A Provincial Life, National Theatre Wales | reviews, news & interviews
A Provincial Life, National Theatre Wales
A Provincial Life, National Theatre Wales
Moments of visual beauty punctuate a Chekhov adaptation that struggles to find its focus
Since their launch just two years ago, National Theatre Wales has staged plays on a firing range, in a miner’s institute, and – most memorably – claimed the whole town of Port Talbot as their stage for Owen Sheer’s The Passion last Easter. Setting themselves the challenge of producing 12 productions in their first 12 months, this building-less company have somehow turned a modest (not to say meagre) £1 million a year subsidy into a living, risk-taking tradition of national theatre. Their latest play, Peter Gill’s Chekhov adaptation A Provincial Life, not only marks a rare visit for the company to a conventional theatre space, but sees iconic Welsh playwright Gill directing a play in his home town of Cardiff for the first time in a 50-year career.
While Gill has been London-based for the bulk of his working life, with stints at the Royal Court, National Theatre and Riverside Studios (where he was the founding director), his own writing has rarely taken its gaze from Wales, drawn repeatedly and particularly to the Cardiff landscape of his youth. While A Provincial Life (originally staged at the Royal Court in 1966) is an outwardly straight adaptation of a Chekhov short story, true to the spirit and setting of the original, his new production is striking for its Welshness – marrying Chekhov’s aesthetic sensibility to a poetic voice that is recognisably Gill’s own.
Tensions never quite cohere in this production, creating uneven performances among the large cast
In the Russian provinces of the 1890s we find Misail (Nicholas Shaw, pictured below), the son of a wealthy municipal architect (a builder of houses with “hard, stubborn expressions”), struggling with his conscience. Born to a life of respectable duty and privilege he yearns for a worker’s struggle, for an end to the hypocrisy of a bourgeois society that has “freed the peasants but enslaved the worker”. Together with his sister Cleopatra (Sara Lloyd-Gregory) and wife Maria (Alex Clatworthy) he attempts social and political rebellion and tries to find a way to live a life that marries principle and practice.
So far, so Chekhov, and neither composer Terry Davies’ folk-inflected score nor designer Alison Chitty's meticulous visual naturalism (replete with samovars and stoves) do anything to challenge this. But framing Chitty’s authentic foreground scenes are a series of shifting wall panels that alternately open up and embrace the action, staging it with calculated self-consciousness. It’s an approach echoed in Gill’s decidedly stylised direction, that demands formal gestures and blocking from his cast even while his text fills their mouths with easy vernacular cadence – often delivered here in Welsh accents.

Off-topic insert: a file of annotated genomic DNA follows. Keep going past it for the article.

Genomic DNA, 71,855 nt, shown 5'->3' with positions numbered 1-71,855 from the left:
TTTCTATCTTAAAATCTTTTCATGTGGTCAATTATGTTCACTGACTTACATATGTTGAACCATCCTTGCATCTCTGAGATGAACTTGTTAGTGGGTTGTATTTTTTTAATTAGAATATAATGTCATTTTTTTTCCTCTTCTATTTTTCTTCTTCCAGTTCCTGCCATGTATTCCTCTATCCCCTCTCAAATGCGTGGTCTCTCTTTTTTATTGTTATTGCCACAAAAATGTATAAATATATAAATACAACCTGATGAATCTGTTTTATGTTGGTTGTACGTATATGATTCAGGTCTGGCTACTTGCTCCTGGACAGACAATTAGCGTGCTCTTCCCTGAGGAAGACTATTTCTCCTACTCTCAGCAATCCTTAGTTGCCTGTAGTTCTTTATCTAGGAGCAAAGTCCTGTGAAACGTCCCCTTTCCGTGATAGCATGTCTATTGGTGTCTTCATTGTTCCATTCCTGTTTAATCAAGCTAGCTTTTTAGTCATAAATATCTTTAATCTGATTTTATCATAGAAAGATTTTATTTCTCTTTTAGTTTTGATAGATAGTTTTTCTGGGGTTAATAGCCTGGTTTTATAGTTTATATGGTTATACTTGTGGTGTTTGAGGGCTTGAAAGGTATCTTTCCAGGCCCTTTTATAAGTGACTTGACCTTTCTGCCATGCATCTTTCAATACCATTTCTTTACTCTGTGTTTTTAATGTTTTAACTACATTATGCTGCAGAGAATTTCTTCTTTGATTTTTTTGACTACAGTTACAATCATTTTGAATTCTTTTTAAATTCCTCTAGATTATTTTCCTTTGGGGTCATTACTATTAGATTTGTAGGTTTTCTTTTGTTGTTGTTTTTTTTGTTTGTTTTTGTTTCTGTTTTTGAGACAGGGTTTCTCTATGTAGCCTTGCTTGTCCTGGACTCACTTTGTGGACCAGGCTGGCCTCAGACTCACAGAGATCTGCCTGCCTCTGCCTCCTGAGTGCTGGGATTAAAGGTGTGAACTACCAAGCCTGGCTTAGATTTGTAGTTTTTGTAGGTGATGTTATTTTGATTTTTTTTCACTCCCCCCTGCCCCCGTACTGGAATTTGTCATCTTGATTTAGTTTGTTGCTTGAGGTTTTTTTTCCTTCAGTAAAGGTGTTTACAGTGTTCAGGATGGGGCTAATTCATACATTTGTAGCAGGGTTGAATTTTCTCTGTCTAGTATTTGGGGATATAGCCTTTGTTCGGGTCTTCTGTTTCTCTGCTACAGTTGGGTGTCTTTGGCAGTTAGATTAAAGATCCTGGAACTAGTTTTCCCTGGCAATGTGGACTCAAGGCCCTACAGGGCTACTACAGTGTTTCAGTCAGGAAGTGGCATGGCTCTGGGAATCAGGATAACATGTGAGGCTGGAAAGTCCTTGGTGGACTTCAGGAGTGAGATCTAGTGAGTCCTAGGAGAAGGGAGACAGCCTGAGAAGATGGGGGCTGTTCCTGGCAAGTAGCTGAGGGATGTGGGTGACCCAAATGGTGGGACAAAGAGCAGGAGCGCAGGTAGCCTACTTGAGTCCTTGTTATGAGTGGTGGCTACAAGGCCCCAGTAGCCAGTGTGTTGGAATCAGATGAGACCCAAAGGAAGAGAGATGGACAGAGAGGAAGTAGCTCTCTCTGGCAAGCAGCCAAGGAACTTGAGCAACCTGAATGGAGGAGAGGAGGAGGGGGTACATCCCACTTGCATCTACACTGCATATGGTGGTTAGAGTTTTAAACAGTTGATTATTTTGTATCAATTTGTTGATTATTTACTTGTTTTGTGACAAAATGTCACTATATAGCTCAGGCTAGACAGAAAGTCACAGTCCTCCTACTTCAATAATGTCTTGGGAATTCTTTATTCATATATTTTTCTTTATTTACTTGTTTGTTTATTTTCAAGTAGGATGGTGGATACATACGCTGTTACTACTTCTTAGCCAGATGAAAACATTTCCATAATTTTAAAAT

These tensions never quite cohere in a production whose acting feels more “in translation” than its dialogue, creating some decidedly uneven performances among the large cast. In a brilliantly generous visual gesture Gill enlists an ensemble of semi-professional actors to supplement his central cast. Dressed as peasants, or the “Gogol-esque” townsfolk of Misail’s provincial home, these figures provide beautiful, fluid transitions, their silent presence rebuking a text that never gives them voice. A silent cameo from an old man in a billiard hall offers a rare moment of emotive directness.
While secure in the hands of the mature men of the cast (Clive Merrison sets the pace as Misail’s intransigent father, but both Richard Corgan’s Prokofy and particularly William Thomas as local contractor Andrey give the action the naturalistic grounding it so badly needs), there’s no getting around the awkwardness of Shaw’s uneasy performance as Misail, declaiming his way rigidly through some of Chekhov’s denser philosophical ponderings.
Struggling to generate much by way of energy with Shaw, Clatworthy delivers a solid if slightly unfocused turn as Maria, but is outshone by the composed radiance of Kezia Burrows as Anyuta (pictured left). Mention should also be made of John-Paul Macleod’s carefully judged turn as Misail’s eccentric, fly-eating co-worker Ivan.
It’s an interesting time to be staging a play about the moral relationship between society’s “haves” and “have-nots”, and what might seem like a retreat on the part of NTW (both from their site-specific locations and away from new writing to a 40-year-old adaptation of a 19th-century story) couldn’t in fact be truer to the company’s self-appointed remit. Unfortunately while Gill’s writing tussles elegantly with the complicated contemporary truthfulness of Chekhov’s philosophies, his production isn’t sure whether it is willing to follow suit and fling wide the door on the glass case of historical drama.
Peter Gill returns to the London stage next month with a new production of Robert Holman’s lyrical triptych Making Noise Quietly at the Donmar Warehouse. I can’t be alone in hoping for a return to focus and conceptual clarity from a director whose best is so much better than A Provincial Life.
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